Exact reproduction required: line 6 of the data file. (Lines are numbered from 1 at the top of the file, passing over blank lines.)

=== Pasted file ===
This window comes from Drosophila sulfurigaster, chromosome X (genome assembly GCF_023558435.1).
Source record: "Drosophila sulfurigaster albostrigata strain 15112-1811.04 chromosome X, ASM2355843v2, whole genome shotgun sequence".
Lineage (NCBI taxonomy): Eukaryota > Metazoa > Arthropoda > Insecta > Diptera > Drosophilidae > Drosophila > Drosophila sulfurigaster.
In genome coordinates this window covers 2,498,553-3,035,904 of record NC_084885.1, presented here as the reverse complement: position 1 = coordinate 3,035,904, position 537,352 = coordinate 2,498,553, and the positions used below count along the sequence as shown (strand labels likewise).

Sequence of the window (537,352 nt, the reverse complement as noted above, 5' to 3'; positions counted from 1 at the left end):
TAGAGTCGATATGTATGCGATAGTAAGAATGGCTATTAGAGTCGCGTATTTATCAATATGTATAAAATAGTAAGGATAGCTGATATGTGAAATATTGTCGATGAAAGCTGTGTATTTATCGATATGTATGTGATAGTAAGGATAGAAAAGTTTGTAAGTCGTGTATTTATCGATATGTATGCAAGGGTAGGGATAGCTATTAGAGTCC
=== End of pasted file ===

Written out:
TAGAGTCGATATGTATGCGATAGTAAGAATGGCTATTAGAGTCGCGTATTTATCAATATGTATAAAATAGTAAGGATAGCTGATATGTGAAATATTGTCGATGAAAGCTGTGTATTTATCGATATGTATGTGATAGTAAGGATAGAAAAGTTTGTAAGTCGTGTATTTATCGATATGTATGCAAGGGTAGGGATAGCTATTAGAGTCC